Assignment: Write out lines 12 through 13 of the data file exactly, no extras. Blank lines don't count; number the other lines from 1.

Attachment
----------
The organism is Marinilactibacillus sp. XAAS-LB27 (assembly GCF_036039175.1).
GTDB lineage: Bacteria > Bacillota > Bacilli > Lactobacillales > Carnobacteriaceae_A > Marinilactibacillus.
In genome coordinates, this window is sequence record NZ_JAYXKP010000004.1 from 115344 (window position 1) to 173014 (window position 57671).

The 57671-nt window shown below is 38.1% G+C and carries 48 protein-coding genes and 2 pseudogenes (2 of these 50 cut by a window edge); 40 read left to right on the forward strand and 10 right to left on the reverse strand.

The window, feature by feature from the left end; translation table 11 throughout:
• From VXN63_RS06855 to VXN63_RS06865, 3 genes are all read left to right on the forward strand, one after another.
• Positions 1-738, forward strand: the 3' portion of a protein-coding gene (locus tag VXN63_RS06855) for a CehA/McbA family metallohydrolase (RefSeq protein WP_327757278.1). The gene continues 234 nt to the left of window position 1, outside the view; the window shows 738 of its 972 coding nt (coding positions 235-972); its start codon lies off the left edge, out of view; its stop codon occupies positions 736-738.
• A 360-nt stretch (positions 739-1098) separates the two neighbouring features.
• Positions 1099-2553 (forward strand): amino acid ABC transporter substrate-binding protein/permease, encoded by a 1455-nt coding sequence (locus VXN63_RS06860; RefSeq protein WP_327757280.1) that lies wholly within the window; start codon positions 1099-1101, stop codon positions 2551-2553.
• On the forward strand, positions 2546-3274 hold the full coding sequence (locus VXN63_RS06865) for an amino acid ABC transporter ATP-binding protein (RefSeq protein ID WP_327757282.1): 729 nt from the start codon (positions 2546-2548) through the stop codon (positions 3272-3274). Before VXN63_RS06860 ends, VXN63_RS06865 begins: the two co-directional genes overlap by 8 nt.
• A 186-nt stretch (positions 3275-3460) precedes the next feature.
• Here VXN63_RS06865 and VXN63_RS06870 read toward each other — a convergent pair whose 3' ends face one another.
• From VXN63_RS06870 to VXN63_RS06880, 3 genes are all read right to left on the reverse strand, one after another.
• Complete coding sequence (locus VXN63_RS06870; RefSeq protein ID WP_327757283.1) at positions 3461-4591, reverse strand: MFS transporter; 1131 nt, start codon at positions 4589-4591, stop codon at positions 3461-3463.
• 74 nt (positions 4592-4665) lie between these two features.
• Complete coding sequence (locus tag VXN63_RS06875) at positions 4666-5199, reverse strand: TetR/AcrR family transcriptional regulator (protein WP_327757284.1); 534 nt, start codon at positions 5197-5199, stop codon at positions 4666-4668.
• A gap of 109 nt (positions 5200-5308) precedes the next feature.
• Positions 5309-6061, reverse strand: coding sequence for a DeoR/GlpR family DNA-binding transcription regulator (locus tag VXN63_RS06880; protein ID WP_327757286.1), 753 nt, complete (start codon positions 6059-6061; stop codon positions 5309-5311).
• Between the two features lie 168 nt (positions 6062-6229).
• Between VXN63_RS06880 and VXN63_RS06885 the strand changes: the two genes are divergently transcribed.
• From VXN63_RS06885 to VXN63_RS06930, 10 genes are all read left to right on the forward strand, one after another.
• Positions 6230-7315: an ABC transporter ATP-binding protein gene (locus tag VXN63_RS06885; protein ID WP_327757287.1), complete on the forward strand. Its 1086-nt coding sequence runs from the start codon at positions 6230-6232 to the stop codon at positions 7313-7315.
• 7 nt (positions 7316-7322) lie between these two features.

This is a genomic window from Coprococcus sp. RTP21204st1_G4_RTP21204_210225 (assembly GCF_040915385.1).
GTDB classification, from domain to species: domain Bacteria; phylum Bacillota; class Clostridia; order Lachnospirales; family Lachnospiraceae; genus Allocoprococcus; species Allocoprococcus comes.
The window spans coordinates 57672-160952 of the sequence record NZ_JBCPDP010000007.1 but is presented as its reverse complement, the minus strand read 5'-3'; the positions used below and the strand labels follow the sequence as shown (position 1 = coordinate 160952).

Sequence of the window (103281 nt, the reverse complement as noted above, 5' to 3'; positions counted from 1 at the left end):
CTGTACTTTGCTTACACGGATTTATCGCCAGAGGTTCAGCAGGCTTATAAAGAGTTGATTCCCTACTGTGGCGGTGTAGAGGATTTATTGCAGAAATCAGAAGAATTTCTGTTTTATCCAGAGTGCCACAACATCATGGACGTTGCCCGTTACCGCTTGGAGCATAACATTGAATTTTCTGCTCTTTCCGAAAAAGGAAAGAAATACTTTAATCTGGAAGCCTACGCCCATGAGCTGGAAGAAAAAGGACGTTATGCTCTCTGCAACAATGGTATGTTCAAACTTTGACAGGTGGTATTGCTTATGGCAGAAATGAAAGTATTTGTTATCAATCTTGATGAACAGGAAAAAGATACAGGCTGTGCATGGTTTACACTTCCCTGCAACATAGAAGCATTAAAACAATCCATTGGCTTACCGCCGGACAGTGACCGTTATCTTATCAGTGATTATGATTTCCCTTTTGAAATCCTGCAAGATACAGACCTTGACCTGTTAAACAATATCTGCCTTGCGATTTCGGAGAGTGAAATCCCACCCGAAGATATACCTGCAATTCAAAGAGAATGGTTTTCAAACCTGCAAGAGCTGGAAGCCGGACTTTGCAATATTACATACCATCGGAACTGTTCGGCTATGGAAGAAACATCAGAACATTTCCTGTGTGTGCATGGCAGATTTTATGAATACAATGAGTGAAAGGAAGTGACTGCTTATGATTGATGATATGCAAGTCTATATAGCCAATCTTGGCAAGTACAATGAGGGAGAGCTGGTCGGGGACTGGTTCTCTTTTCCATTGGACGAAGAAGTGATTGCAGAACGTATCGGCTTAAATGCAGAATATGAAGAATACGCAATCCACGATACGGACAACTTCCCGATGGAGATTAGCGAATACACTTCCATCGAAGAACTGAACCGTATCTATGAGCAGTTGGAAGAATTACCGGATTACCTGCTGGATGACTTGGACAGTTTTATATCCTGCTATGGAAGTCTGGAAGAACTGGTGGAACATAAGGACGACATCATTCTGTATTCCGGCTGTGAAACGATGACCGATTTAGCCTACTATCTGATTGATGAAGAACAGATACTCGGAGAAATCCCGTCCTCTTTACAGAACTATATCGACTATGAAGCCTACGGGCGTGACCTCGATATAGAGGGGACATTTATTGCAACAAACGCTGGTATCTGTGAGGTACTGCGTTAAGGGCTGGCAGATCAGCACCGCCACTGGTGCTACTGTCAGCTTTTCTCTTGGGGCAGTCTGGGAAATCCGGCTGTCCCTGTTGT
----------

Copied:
• Here VXN63_RS06865 and VXN63_RS06870 read toward each other — a convergent pair whose 3' ends face one another.
• From VXN63_RS06870 to VXN63_RS06880, 3 genes are all read right to left on the reverse strand, one after another.